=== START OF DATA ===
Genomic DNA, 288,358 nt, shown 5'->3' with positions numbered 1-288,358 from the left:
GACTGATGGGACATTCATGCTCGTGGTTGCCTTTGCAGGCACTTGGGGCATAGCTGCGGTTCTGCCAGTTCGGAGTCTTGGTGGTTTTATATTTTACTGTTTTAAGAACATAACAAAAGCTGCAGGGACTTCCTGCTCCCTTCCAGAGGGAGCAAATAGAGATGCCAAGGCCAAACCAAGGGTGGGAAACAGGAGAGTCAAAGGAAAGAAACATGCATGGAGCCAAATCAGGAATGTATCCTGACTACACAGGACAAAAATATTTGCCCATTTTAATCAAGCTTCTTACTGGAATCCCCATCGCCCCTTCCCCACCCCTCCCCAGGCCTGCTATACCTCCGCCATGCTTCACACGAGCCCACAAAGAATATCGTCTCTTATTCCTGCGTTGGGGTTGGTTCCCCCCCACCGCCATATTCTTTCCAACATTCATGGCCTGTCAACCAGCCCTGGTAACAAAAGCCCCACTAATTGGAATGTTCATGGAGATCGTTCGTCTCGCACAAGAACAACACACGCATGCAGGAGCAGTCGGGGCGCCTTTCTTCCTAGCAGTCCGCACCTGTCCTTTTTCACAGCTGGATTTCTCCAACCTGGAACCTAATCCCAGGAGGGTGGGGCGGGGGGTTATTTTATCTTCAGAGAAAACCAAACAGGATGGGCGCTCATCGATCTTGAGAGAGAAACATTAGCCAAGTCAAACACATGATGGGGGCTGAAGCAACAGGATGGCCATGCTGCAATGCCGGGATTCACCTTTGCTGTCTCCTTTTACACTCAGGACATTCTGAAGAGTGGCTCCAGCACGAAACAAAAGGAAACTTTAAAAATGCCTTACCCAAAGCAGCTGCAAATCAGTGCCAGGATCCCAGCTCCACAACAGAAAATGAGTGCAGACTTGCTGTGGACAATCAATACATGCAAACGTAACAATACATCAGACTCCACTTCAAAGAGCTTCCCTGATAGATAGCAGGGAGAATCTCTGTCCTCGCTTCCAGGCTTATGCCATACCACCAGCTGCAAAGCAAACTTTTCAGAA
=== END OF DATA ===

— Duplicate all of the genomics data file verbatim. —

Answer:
Genomic DNA, 288,358 nt, shown 5'->3' with positions numbered 1-288,358 from the left:
GACTGATGGGACATTCATGCTCGTGGTTGCCTTTGCAGGCACTTGGGGCATAGCTGCGGTTCTGCCAGTTCGGAGTCTTGGTGGTTTTATATTTTACTGTTTTAAGAACATAACAAAAGCTGCAGGGACTTCCTGCTCCCTTCCAGAGGGAGCAAATAGAGATGCCAAGGCCAAACCAAGGGTGGGAAACAGGAGAGTCAAAGGAAAGAAACATGCATGGAGCCAAATCAGGAATGTATCCTGACTACACAGGACAAAAATATTTGCCCATTTTAATCAAGCTTCTTACTGGAATCCCCATCGCCCCTTCCCCACCCCTCCCCAGGCCTGCTATACCTCCGCCATGCTTCACACGAGCCCACAAAGAATATCGTCTCTTATTCCTGCGTTGGGGTTGGTTCCCCCCCACCGCCATATTCTTTCCAACATTCATGGCCTGTCAACCAGCCCTGGTAACAAAAGCCCCACTAATTGGAATGTTCATGGAGATCGTTCGTCTCGCACAAGAACAACACACGCATGCAGGAGCAGTCGGGGCGCCTTTCTTCCTAGCAGTCCGCACCTGTCCTTTTTCACAGCTGGATTTCTCCAACCTGGAACCTAATCCCAGGAGGGTGGGGCGGGGGGTTATTTTATCTTCAGAGAAAACCAAACAGGATGGGCGCTCATCGATCTTGAGAGAGAAACATTAGCCAAGTCAAACACATGATGGGGGCTGAAGCAACAGGATGGCCATGCTGCAATGCCGGGATTCACCTTTGCTGTCTCCTTTTACACTCAGGACATTCTGAAGAGTGGCTCCAGCACGAAACAAAAGGAAACTTTAAAAATGCCTTACCCAAAGCAGCTGCAAATCAGTGCCAGGATCCCAGCTCCACAACAGAAAATGAGTGCAGACTTGCTGTGGACAATCAATACATGCAAACGTAACAATACATCAGACTCCACTTCAAAGAGCTTCCCTGATAGATAGCAGGGAGAATCTCTGTCCTCGCTTCCAGGCTTATGCCATACCACCAGCTGCAAAGCAAACTTTTCAGAA